5.5 — Click next.

5.6 — Next, you will add an IAM role to your workflow. Select create an IAM role for me and name it StepsBatchTutorial_Role. Step Functions will analyze your workflow and generate an IAM policy that includes resources used by your workflow.

Click create state machine. You should see a green banner indicating your state machine was successfully created.

5.7 — Click create state machine.

Step 6: Exercise workflow

Your next step is to exercise the step function workflow that you have built. You will trigger the start of the execution manually. A JSON can be specified to provide input to the Step Function. Step Functions can also be triggered by a Lambda function or a CloudWatch event.

6.1 — Click start execution.

6.2 — In the new execution window, you can leave the JSON untouched as no input is needed. Click start execution.

6.3 — You will see the workflow begin to execute. Jobs are sent to Batch. As the workflow is being executed synchronously, the workflow will wait for each Batch job to complete before moving to the next step.

6.4 — Lower down on the page you will find the visual workflow. Click on the Transcode_1080p-1 step, and you can view the step details on the right hand side of the page.

6.5 — At the bottom of the page, view the execution event history. Click on ID 6. This is where the task has completed for the first batch job that was submitted.

The step function will pauses on the extract metadata state until the batch task completes.

6.6 — You can view details on the execution of your Batch jobs. Navigate to the Batch service and select dashboard from the right hand side column. You will see the status of your jobs under Job Queues. Click the refresh button to view the progression of jobs through your queues.

From the Step Functions console, rerun your state machine multiple times and watch the performance of the batch jobs and queues, alternating between the Step Functions and Batch consoles.

To view details on executed batch jobs, click on one of the job queue numbers under succeeded.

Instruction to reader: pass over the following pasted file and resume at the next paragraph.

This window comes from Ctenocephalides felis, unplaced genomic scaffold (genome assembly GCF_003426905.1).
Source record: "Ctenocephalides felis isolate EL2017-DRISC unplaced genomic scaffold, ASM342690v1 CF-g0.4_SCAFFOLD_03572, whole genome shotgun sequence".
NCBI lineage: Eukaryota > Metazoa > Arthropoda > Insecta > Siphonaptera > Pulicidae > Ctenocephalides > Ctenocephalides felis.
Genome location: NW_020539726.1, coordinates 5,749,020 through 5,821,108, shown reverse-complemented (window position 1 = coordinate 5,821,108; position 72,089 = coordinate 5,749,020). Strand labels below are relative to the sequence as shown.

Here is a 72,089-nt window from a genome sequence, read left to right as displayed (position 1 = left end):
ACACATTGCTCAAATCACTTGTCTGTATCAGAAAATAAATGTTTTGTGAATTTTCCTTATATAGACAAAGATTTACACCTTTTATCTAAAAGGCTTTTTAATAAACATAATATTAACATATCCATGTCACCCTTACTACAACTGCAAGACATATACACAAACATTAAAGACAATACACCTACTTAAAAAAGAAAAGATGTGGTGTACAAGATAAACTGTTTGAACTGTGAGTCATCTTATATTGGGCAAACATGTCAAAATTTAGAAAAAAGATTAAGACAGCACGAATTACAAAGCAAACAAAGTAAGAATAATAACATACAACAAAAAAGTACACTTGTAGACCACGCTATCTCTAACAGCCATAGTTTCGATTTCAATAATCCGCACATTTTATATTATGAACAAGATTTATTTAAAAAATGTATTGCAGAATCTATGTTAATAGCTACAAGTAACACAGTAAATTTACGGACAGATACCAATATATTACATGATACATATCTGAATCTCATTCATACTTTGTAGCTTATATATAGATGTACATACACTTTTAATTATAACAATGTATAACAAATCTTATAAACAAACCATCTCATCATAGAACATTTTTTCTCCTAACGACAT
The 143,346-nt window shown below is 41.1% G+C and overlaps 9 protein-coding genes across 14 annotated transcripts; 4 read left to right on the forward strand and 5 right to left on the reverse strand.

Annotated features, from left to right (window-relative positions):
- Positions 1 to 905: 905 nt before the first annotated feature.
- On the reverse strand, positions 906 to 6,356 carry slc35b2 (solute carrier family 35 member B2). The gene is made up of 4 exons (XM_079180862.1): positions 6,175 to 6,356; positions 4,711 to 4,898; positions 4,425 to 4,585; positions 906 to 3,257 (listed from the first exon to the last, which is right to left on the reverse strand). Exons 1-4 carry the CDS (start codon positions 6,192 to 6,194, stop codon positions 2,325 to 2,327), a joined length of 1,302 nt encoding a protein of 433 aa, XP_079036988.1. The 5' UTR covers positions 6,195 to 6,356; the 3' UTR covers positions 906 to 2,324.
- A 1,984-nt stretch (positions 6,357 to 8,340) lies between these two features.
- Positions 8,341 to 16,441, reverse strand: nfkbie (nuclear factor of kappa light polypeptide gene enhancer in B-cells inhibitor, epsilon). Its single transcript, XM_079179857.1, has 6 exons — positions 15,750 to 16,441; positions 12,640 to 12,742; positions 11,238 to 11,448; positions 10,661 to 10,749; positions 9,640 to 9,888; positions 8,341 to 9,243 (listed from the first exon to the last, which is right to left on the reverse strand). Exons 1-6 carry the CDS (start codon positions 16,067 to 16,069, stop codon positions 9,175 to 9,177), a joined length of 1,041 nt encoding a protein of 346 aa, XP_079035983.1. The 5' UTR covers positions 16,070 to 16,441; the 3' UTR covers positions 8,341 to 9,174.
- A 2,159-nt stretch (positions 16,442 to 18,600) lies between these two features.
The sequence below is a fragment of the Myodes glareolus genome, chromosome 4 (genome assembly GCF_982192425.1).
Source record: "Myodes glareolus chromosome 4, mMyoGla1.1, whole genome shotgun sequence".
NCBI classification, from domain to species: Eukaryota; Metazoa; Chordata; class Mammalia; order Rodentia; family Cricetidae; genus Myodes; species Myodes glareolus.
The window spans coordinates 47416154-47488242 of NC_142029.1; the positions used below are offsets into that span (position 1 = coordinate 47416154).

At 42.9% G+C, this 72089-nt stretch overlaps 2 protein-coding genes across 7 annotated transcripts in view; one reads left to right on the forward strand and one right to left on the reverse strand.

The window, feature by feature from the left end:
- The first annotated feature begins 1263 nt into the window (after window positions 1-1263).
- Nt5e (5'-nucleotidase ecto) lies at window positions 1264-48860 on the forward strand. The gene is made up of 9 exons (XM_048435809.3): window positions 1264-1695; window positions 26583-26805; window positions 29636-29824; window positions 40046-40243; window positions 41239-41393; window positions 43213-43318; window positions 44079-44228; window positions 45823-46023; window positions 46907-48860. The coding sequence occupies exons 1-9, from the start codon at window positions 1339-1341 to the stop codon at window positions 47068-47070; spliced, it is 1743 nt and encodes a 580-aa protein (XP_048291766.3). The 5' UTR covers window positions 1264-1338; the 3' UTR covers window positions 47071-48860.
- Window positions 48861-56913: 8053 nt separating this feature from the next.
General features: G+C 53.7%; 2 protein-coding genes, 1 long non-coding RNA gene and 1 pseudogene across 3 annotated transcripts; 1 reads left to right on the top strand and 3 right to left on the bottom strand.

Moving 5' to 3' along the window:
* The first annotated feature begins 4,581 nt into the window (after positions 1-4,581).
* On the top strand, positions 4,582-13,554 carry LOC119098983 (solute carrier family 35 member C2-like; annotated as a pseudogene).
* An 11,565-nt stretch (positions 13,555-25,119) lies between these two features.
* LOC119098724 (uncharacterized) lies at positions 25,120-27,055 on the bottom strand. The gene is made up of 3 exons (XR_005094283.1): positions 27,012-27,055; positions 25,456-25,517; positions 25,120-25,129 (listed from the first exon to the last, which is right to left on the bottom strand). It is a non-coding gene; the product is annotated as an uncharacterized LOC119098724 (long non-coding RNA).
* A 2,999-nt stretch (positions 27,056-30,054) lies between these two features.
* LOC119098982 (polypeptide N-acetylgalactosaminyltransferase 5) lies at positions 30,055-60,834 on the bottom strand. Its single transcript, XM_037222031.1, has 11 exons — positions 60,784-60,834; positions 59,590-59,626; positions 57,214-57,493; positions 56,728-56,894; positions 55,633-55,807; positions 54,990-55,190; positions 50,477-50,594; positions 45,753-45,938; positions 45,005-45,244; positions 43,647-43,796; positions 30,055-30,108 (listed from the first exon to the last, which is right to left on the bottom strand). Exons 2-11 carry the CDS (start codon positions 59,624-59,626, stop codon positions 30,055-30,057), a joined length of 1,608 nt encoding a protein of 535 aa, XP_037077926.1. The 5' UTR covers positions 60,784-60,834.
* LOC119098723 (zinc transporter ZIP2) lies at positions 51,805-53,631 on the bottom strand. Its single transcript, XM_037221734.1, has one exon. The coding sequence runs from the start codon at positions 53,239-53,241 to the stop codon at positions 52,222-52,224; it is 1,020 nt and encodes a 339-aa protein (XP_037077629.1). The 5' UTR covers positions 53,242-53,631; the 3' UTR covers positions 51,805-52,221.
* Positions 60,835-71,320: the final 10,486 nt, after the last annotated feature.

6.7 — Click on one of the Job IDs in the list to view more details.

6.8 — You can view detailed information on the job including start time, completion time, job queue and the container used.

Scroll down to the attempts section and click view Logs. The CloudWatch Logs console will open.

6.9 — In CloudWatch Logs, you can view the execution history of the jobs. Notice how the echo statement that you entered for the job has been captured in the log.

6.10 (Optional) — Now is your opportunity to experiment more with the state machine. Return to Step Functions console and edit your state machine code.

Try changing queue priorities and re-executing the state machine.

6.11 (Optional) — For your second job, replace the JobDefinition for Transcode_4k-1 with arn:aws:batch:us-west-2:134029540168:job-definition/StepsBatchTutorial_TranscodeVideo_DOES_NOT_EXIST:1.

Re-execute the state machine and notice how if one parallel batch job fails, then all other parallel jobs will be cancelled. In case of a failure, all batch jobs will be removed from the queue.

Introduce failure handling into the state machine. The task state retry field can be used to retry a job more than once. The catch statement can be introduced to perform error handling. For more information, refer to Amazon States Language error handling.